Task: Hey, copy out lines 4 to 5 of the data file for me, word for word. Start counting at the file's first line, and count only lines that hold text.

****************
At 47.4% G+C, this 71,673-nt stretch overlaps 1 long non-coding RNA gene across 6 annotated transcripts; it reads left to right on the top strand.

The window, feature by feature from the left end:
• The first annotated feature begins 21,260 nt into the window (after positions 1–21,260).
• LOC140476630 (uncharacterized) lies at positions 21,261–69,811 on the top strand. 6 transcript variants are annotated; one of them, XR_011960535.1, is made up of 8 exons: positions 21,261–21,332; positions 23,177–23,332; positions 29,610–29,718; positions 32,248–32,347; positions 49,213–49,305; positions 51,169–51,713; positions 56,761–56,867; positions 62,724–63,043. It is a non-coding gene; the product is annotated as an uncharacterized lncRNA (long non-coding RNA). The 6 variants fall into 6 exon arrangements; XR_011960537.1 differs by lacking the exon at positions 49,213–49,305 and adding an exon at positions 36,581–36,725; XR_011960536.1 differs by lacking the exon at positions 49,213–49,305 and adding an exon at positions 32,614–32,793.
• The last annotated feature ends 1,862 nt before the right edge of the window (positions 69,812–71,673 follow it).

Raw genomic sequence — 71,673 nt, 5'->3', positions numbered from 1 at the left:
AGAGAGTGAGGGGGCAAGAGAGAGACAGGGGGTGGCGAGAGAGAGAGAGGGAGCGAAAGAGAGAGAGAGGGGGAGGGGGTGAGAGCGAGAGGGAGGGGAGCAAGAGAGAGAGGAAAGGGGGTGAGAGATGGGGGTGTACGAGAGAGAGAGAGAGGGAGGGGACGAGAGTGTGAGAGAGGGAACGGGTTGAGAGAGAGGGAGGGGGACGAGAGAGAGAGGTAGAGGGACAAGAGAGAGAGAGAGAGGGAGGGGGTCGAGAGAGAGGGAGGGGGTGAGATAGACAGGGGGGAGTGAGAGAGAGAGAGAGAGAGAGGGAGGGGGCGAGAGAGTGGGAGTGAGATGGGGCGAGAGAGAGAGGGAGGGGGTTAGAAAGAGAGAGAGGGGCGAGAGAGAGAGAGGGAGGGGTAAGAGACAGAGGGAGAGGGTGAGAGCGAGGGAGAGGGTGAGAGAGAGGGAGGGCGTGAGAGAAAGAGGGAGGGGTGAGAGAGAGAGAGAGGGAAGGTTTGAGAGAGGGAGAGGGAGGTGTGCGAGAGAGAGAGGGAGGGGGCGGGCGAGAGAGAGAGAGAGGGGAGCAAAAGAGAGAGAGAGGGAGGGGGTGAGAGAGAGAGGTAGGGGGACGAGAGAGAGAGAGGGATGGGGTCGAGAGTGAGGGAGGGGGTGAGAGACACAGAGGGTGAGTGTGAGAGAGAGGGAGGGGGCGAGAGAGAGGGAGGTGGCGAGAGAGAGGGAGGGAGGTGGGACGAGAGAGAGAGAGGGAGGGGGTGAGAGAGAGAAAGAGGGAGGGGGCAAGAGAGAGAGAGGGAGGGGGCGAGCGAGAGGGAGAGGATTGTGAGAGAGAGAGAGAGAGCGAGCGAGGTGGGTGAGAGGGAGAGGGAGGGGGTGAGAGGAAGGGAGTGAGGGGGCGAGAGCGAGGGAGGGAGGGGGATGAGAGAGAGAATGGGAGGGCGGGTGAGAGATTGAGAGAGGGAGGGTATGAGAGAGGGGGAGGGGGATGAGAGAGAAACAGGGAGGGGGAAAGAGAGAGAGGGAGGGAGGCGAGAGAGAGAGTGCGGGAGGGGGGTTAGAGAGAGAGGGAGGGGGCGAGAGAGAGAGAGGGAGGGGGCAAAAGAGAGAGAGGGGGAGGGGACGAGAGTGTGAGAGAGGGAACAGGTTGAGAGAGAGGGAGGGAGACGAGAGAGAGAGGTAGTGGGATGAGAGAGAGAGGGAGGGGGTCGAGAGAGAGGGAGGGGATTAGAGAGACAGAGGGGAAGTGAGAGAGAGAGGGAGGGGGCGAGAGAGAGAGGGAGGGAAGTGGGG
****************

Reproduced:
• LOC140476630 (uncharacterized) lies at positions 21,261–69,811 on the top strand. 6 transcript variants are annotated; one of them, XR_011960535.1, is made up of 8 exons: positions 21,261–21,332; positions 23,177–23,332; positions 29,610–29,718; positions 32,248–32,347; positions 49,213–49,305; positions 51,169–51,713; positions 56,761–56,867; positions 62,724–63,043. It is a non-coding gene; the product is annotated as an uncharacterized lncRNA (long non-coding RNA). The 6 variants fall into 6 exon arrangements; XR_011960537.1 differs by lacking the exon at positions 49,213–49,305 and adding an exon at positions 36,581–36,725; XR_011960536.1 differs by lacking the exon at positions 49,213–49,305 and adding an exon at positions 32,614–32,793.
• The last annotated feature ends 1,862 nt before the right edge of the window (positions 69,812–71,673 follow it).